Friday, March 28, 2008

Defaming Islam, Act 2

I’ve written previously about the UN’s mischief concerning the “defaming of religions”. That time it was the General Assembly; this time it’s UNHRC.

Yesterday the UN Human Rights Council rushed out a resolution to protect Islam from all those nasty writers and artists, just in time for the release of Geert Wilders’ movie. According to Iranian Press TV:

UN HRC condemns Islam’s defamation

The UN Human Rights Council has passed a resolution expressing concern about the defamation of religions and urging states to prohibit it.

The UN Human Rights Council adopted Thursday the resolution — proposed by Islamic countries — on a 21-10 vote over the opposition of Europe and Canada.

EU countries, including France, Germany and Britain, voted against because they wanted to stop what thay [sic] called using religious anti-defamation laws to limited free speech.

But the Saudi delegation told the council ‘ it is regrettable that there are false translations and interpretations of the freedom of expression.’

Ah yes, false translations. Getting the Declaration of Independence into Arabic and Farsi must be a chore, since “freedom” and “liberty” have no exact translations in those languages. “Not yet stoned to death”, perhaps? “Still at large from the muttawa”?

The story continues:
- - - - - - - - -
The European Union said the text was one-sided because it primarily focused on Islam as the only religion specified as being attacked.

It certainly is one-sided. Have you heard any rabbis calling for a law against defaming Judaism? Try getting that one past the UNHRC.

And has the Pope called for laws against defaming Christians? Has the Dalai Lama been heard from?

However, Saudi Arabi [sic] said “maybe Islam is one of the most obvious victims of aggressions under the pretext of freedom of expression.”

Theo van Gogh lying dead on the street with a knife in his chest. Ayaan Hirsi Ali hounded into exile. Kurt Westergaard living under the constant threat of death. A death fatwa on Salman Rushdie.

All for simply making movies, speaking their minds, drawing cartoons, and writing books.

And “Islam is one of the most obvious victims of aggressions”?

What’s the Arabic word for “chutzpah”?

The resolution “notes with deep concern the intensification of the campaign of defamation of religions and the ethnic and religious profiling of Muslim minorities in the aftermath of the tragic events of Sept. 11, 2001.”

This author notes with deep concern the slaughter of three thousand innocent people in the name of Allah on Sept. 11, 2001.

It expresses “grave concern at the serious recent instances of deliberate stereotyping of religions, their adherents and sacred persons in the media,’’ referring to insulting caricatures Of Prophet Muhammad(PBUH) published in a Danish magazine and The film Fitna made by Dutch MP Geert Wilders — critical of the Koran — which is posted on the internet.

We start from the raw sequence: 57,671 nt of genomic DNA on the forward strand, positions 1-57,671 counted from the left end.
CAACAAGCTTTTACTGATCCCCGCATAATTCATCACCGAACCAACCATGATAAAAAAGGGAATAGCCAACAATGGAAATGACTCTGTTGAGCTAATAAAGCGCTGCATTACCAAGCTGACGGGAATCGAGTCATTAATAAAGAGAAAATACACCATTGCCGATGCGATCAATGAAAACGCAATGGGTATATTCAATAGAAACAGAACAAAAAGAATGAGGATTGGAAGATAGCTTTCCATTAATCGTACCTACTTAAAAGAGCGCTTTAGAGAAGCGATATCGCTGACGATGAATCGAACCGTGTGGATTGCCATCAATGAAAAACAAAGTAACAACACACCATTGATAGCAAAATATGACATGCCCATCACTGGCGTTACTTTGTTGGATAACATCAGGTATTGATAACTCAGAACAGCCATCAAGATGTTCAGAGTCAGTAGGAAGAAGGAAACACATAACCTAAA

Remember: the above paragraph was written and the resolution was passed before anyone had even seen the movie.

The resolution also “urges states to take actions to prohibit the dissemination … of racist and xenophobic ideas’’ and material that would incite to religious hatred.

This UN drivel seems like nonsense. But I think it’s the wave of the future.

People like B. Hussein Obama and Hillary Clinton — not to mention certain Supreme Court justices — want to hand over the decisions of American jurisprudence to the tender mercies of the UN, so that the deliberations of international law may be taken into consideration.

Well, folks, the output from the UNHRC is “international law” at its finest.

Oh, yes, it’s international enough — every member of the OIC is on board.

But “law” — that’s another matter entirely.


Hat tips: Paul Green and Steen.

3 comments:

Robert Marchenoir said...

"Theo van Gogh lying dead on the street with a knife in his chest. Ayaan Hirsi Ali hounded into exile. Kurt Westergaard living under the constant threat of death. A death fatwa on Salman Rushdie."

I would like to add to that list the name of Robert Redeker, a French professor who received death threats, had to stop teaching, and went into hiding protected by the police, just for writing in a national newspaper, once, a few of the nasty truths about Mohammed that are routinely published here.

He got very little support from the French government, media and intellectuals. And quite a bit of flak for saying un-PC things.

Robert Marchenoir said...

"Getting the Declaration of Independence into Arabic and Farsi must be a chore, since “freedom” and “liberty” have no exact translations in those languages."

I am curious to know whether this is a sort of metaphor, or if it is indeed to be taken literally.

Baron Bodissey said...

Yes, it's a metaphor. Or more precisely, bitter sarcasm, in reference to the fact that liberty is all but non-existent in the Muslim world.

There may be an Arabic word for "freedom", but I have no idea exactly what it means to Arabs.